John Grisham returns to Square Books
One of the more colorful aspects of Square Books' history involves the many book signings held here when John Grisham began writing books. These went from a family-and-friends affair for A Time to Kill, to lines going out the door, down Van Buren and around the corner at 11th St. beyond Harrison, requiring John to ice down his arm every few hours or so. Eventually this changed, and we now typically receive enough signed copies to satisfy orders from his (and our) faithful readers.
He will have a new suspense novel out this fall, but, come June 6, we will have Camino Island, and John Grisham will return to Square Books for a limited appearance on June 20.
For those of you are ordering (or have already ordered) signed copies of Camino Island, we will ask if you would like to participate in a raffle, a drawing of 200 names (by publisher's guidelines) whereby those selected may have the opportunity to get their copies of Camino Island signed in person. The drawing will be an open affair—we will not try to game the system. Here are the details:
- You may still order and receive signed copies of the book, regardless whether you wish to enter the raffle.
- Raffle winners will be notified May 22. Don't call us, we'll call you, please.
- Raffle winners may get one or two (but no more) copies signed at the in-person event—only copies of Camino Island purchased from Square Books, no older books or memorabilia, etc.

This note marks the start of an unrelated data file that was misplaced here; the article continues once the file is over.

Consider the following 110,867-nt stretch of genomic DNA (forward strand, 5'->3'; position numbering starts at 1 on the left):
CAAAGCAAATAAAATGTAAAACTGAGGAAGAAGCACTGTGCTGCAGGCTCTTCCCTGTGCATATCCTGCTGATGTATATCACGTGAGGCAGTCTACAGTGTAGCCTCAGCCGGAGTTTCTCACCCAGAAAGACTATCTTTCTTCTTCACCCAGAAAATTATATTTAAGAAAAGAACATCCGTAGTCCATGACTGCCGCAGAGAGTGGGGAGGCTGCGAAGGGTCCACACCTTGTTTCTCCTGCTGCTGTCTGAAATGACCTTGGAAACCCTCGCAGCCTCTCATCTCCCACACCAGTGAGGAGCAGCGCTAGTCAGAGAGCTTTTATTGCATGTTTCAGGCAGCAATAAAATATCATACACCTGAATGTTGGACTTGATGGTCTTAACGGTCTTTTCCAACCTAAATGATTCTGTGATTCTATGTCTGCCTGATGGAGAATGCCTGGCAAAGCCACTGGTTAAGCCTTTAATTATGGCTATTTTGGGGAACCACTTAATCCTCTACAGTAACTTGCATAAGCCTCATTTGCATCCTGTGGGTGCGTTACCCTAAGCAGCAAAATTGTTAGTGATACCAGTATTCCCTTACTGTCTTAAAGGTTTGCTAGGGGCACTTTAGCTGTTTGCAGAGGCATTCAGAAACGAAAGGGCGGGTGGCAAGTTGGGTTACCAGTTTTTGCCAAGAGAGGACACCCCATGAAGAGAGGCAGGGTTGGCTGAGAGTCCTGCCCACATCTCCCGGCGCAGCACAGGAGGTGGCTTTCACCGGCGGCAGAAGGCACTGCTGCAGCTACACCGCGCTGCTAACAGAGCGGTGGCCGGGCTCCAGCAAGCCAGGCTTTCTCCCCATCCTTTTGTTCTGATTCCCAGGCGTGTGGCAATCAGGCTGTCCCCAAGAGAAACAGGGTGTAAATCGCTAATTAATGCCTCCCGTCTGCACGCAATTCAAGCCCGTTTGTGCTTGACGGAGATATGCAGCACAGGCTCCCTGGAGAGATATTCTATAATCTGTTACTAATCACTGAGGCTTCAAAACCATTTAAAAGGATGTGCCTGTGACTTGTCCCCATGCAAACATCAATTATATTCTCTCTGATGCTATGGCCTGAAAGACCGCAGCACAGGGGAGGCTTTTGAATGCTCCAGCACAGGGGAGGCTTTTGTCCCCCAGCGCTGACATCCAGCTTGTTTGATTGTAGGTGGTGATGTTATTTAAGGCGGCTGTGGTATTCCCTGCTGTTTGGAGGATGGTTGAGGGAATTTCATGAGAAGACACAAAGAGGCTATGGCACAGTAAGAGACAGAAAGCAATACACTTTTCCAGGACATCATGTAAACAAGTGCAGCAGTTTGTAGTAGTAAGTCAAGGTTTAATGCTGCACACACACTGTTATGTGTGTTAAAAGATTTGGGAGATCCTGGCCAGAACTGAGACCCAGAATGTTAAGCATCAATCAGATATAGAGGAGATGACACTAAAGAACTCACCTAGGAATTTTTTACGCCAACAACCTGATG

- The signing will begin at 1 p.m. June 20. Raffle winners may come to the main store beginning 9 a.m. to pick up your ticket. The tickets, valid for one person per ticket, will help us do the signing in an orderly fashion and to prevent people from having to stand in line too long.
- At 5 p.m. raffle winners may return to Off Square Books to attend a live interview with John Grisham. At this event there will be no book-signing, etc.
Camino Island opens with a Princeton library heist of valuable manuscripts, a charismatic bookstore owner (no, this resembles no one we know) whose sideline of antiquarian books might have a shady side, and a young woman, a struggling writer, who is hired by an insurance firm to find facts and play dumb. The recipe of interesting characters and a rollicking plot, sprinkled with literary treats, makes for Grisham at his best. — RH